For all these reasons, the promotion of liberalism and democratization must be accompanied by a genuine and systematic struggle to confront the root causes and manifestations of the rising Islamophobia in the Christian West and deepening anti-American sentiments in the Muslim world.
For now, some of the rhetoric coming out from Washington is refreshing, and carries tremendous potential for American foreign policy and Middle Eastern societies alike. There is no denying that there is fresh thinking in Washington regarding the need to support the aspirations of democratic voices in the area, as well as to keep a healthy distance from Arab dictators. Only time will tell if this appreciation gets institutionalized within the decision-making process, or whether US policymakers will ultimately revert to the simple business-as-usual approach with Arab dictators.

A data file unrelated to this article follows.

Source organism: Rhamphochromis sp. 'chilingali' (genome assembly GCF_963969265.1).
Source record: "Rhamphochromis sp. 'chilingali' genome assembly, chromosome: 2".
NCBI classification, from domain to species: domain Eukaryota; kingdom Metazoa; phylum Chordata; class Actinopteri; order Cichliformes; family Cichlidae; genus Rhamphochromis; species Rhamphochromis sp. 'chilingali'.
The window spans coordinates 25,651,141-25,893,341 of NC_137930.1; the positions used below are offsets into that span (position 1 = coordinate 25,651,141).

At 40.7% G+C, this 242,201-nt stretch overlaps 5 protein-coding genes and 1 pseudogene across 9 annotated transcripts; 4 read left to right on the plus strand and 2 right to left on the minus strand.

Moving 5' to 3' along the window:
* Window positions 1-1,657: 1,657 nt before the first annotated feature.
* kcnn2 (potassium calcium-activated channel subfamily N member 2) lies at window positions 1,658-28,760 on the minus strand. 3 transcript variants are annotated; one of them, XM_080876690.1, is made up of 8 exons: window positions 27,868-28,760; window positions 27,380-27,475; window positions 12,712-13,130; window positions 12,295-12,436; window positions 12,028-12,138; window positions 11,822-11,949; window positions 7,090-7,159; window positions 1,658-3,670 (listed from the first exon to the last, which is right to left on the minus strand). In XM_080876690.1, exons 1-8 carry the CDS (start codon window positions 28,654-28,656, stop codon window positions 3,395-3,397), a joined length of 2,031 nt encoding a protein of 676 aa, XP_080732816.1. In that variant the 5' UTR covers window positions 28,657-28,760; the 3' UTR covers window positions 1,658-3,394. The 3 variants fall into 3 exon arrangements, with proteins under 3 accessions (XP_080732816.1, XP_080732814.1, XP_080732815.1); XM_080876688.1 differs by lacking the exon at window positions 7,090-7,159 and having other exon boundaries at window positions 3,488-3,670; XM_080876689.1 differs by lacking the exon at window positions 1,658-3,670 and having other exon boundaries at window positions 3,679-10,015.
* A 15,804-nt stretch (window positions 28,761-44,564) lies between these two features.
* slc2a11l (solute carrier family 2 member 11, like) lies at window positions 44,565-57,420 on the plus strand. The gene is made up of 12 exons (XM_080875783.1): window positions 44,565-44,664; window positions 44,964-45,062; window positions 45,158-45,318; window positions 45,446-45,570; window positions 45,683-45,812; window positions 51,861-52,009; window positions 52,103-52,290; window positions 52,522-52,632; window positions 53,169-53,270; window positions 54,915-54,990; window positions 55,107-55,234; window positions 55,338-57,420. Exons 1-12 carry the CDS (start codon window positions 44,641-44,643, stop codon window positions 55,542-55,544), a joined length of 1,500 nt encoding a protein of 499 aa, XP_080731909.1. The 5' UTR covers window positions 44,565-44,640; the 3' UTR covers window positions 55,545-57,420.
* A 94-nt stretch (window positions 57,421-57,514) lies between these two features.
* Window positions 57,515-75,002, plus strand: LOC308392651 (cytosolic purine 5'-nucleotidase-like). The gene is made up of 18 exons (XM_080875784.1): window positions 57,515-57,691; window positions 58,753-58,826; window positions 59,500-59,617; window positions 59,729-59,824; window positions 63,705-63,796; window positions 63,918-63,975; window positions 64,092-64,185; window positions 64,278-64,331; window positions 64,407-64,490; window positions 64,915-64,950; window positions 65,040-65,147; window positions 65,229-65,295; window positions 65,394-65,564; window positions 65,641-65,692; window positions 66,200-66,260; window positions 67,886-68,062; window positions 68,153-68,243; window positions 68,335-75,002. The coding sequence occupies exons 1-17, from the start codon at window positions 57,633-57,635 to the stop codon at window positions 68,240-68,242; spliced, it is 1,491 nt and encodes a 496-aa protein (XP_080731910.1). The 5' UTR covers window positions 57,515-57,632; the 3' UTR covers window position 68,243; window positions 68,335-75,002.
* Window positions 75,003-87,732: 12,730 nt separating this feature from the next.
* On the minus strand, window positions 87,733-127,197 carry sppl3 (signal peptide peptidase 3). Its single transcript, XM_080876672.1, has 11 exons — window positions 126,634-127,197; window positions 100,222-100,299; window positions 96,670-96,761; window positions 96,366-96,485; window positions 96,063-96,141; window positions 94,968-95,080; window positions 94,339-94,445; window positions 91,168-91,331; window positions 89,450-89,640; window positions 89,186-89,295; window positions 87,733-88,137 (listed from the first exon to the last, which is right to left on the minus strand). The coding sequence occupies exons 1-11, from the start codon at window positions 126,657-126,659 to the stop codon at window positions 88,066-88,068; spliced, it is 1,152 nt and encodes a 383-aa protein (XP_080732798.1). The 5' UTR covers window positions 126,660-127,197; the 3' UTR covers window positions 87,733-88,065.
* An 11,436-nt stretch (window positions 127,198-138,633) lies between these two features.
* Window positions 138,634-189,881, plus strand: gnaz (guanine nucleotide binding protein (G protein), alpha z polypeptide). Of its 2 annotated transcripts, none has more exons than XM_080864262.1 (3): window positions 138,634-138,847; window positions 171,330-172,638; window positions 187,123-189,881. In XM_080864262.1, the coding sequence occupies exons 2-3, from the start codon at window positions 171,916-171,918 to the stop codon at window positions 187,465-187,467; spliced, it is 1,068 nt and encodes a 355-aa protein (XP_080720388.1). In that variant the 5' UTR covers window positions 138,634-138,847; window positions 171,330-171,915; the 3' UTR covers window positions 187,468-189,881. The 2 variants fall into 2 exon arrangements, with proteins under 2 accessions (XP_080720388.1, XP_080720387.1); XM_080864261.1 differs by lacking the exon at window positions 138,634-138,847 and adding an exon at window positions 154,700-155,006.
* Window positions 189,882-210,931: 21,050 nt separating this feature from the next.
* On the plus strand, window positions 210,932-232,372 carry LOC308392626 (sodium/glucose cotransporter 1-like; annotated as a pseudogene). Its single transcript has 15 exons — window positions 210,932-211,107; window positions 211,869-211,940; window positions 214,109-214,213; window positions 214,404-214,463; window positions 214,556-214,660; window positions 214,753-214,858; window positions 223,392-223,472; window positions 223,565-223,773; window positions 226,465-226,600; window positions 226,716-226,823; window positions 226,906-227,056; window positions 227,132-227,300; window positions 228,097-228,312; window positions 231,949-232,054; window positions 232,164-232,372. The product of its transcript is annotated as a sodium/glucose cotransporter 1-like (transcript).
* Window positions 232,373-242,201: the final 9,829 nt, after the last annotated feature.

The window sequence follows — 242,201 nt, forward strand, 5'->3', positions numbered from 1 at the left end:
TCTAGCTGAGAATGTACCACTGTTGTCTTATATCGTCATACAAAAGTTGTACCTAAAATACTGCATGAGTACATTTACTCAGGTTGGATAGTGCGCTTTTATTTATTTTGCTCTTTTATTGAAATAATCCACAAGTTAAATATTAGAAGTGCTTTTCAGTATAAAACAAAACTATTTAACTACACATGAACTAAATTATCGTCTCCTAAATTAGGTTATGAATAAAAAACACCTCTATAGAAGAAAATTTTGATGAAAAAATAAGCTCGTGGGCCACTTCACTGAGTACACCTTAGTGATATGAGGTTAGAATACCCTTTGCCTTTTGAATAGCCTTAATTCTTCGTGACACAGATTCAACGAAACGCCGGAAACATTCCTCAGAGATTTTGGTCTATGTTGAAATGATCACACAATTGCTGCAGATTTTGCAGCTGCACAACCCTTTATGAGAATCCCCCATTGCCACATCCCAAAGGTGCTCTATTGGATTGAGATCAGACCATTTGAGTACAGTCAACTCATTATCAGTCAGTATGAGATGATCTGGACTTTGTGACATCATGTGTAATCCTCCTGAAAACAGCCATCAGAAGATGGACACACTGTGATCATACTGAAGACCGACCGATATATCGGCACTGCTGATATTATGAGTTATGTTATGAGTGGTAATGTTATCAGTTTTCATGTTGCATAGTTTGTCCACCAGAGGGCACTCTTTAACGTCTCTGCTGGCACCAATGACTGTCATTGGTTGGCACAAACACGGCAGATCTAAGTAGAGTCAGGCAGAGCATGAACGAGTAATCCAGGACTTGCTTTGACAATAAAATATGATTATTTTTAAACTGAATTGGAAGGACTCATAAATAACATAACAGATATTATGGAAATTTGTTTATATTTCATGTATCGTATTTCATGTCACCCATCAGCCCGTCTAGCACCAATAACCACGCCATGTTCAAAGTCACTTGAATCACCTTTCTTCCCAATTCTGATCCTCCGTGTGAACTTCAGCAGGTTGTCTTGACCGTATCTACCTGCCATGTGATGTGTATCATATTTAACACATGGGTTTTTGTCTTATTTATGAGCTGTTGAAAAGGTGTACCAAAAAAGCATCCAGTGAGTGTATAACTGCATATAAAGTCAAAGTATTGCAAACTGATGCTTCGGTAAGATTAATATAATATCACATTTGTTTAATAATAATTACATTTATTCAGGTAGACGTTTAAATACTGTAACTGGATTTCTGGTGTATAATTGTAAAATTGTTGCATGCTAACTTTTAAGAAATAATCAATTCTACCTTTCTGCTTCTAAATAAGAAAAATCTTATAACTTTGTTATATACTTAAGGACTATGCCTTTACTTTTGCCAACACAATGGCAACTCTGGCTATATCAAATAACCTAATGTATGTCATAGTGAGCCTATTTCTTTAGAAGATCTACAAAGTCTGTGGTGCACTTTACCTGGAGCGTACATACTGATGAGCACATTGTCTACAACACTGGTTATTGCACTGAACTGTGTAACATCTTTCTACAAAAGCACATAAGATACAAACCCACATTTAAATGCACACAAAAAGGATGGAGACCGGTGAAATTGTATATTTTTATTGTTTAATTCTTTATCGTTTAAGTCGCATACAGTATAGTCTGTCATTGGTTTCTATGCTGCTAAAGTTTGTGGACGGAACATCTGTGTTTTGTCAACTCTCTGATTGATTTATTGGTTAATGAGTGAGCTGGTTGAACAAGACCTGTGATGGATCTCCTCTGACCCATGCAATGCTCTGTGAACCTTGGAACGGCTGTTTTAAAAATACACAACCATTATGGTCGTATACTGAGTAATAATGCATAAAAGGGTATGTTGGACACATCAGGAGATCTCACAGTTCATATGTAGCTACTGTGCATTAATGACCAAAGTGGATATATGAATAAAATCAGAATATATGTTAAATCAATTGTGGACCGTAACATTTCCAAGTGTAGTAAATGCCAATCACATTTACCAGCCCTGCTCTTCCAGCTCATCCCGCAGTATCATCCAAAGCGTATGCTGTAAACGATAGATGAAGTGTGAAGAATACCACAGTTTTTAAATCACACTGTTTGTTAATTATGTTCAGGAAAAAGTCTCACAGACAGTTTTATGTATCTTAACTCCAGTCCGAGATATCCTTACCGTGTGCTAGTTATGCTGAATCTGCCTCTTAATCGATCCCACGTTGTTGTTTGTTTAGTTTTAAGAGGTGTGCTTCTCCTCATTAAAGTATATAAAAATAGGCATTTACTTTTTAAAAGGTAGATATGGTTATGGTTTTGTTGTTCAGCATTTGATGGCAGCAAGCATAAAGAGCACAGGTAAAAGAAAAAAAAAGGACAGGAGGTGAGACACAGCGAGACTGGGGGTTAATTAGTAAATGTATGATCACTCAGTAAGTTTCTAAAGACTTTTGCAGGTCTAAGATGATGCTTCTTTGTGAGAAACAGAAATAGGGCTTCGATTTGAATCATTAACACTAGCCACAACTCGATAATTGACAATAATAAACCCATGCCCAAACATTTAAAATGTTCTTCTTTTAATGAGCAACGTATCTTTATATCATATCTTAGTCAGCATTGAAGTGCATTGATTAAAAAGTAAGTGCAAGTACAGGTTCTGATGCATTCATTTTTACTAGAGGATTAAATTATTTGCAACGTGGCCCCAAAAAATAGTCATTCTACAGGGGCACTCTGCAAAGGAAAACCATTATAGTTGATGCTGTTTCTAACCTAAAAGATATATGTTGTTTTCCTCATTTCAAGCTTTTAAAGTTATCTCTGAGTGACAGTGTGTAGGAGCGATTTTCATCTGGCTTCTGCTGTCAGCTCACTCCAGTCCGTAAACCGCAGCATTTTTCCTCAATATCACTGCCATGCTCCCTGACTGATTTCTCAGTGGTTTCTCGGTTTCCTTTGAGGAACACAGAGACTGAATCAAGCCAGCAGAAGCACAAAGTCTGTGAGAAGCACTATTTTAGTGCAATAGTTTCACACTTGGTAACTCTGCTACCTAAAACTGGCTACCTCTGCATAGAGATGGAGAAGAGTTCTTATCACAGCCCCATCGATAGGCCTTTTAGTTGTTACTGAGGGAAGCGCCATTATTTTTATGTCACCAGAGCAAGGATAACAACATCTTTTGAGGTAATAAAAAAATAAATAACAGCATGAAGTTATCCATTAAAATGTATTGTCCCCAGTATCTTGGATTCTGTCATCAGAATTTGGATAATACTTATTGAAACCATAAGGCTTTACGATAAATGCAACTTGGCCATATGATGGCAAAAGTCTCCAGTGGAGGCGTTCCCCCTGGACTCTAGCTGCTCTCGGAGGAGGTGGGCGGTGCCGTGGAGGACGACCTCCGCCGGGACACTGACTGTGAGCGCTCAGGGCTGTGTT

The United States could be much more effective if it worked jointly with the international community in assisting progressive forces in the region. A broad coalition could more successfully exert systematic political, economic, and diplomatic pressure against Arab ruling autocrats and force them to be attentive to their citizens’ aspirations. This complex multilateral approach would produce the desired effects much more effectively than military preemption ? la Iraq.
The United States must also recognize that actions speak louder than words, and that institution building requires the resolution of simmering regional conflicts, such as the Arab-Israeli conflict, and reducing the socio-economic inequities that breed militancy and extremism. Only then may this exceptional historical moment be translated into a concrete political reality, whereby the Muslim Middle East can undergo genuine democratic transformation.
Fawaz A. Gerges holds the Christian A. Johnson Chair in Middle East and International Affairs at Sarah Lawrence College and is author of the forthcoming “The Far Enemy: Why Jihad Went Global” Cambridge University Press, Sept. 2005).
Originally published at [url=http://yaleglobal.yale.edu/display.article?id=5622]Yale Global Online and reprinted with permission of the author.
© 2005 Yale Center for the Study of Globalization